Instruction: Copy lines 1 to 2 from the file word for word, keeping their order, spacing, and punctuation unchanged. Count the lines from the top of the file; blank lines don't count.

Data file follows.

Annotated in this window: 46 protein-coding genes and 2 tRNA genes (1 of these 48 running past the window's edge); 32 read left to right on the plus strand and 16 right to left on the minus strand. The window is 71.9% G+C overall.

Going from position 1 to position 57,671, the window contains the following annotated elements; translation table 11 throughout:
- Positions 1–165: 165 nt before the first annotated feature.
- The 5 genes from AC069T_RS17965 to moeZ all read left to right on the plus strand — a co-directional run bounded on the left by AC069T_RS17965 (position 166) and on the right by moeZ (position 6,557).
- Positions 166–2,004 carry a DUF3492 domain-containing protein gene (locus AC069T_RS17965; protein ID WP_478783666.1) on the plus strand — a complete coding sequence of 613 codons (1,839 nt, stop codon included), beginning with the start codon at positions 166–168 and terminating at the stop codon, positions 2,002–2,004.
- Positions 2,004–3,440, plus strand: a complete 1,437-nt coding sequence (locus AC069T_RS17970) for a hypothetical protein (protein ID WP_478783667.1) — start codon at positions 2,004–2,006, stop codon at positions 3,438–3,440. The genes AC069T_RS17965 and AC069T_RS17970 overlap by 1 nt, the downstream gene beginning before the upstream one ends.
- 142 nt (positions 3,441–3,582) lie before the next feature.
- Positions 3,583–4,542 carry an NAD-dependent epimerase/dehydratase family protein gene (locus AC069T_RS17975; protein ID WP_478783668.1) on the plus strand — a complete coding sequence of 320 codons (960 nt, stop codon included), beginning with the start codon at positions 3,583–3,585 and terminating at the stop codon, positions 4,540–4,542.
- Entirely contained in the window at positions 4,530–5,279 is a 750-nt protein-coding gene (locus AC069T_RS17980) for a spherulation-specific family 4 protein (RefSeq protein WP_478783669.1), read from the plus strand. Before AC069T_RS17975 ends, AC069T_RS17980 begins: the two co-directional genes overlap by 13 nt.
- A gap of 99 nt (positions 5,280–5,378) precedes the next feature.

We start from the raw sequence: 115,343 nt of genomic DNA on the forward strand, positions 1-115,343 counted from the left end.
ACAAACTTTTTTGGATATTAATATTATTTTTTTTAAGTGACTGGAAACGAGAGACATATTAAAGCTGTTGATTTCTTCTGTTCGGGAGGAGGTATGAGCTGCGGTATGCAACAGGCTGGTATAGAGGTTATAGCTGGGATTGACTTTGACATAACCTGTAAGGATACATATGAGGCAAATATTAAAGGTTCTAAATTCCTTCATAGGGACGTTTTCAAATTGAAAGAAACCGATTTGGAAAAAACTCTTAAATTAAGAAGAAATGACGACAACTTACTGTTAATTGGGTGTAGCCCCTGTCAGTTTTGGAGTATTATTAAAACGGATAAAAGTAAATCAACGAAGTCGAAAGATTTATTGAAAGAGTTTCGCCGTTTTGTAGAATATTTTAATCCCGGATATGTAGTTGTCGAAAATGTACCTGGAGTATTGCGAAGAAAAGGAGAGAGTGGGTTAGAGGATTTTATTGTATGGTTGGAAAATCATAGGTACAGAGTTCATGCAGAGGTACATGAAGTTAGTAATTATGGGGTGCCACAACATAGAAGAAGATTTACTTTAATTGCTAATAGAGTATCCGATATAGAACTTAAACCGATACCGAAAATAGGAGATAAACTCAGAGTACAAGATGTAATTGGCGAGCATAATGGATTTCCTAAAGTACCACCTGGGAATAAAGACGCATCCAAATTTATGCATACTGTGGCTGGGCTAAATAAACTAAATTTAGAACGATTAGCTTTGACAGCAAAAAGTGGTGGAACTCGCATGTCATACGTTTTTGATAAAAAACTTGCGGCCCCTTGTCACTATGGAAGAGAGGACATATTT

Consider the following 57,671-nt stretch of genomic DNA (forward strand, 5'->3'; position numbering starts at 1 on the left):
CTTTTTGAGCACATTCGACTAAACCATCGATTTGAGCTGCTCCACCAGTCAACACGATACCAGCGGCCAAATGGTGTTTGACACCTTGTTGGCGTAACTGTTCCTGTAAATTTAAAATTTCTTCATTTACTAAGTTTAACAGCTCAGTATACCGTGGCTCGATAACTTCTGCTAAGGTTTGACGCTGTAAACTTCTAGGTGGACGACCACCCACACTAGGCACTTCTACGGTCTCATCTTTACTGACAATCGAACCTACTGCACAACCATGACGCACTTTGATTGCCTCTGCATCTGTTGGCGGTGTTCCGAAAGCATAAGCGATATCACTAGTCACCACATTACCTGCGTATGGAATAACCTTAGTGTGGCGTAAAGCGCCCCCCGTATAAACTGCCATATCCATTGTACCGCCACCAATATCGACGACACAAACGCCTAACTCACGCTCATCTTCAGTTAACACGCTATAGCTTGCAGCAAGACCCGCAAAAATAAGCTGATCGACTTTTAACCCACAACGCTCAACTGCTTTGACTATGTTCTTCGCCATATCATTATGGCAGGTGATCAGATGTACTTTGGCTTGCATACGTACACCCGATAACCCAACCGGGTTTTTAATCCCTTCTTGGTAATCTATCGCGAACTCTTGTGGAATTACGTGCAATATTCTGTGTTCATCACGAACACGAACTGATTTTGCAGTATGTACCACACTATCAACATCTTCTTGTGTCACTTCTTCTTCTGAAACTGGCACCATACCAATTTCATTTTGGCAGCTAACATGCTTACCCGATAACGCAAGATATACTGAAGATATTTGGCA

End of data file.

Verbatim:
Annotated in this window: 46 protein-coding genes and 2 tRNA genes (1 of these 48 running past the window's edge); 32 read left to right on the plus strand and 16 right to left on the minus strand. The window is 71.9% G+C overall.

Going from position 1 to position 57,671, the window contains the following annotated elements; translation table 11 throughout: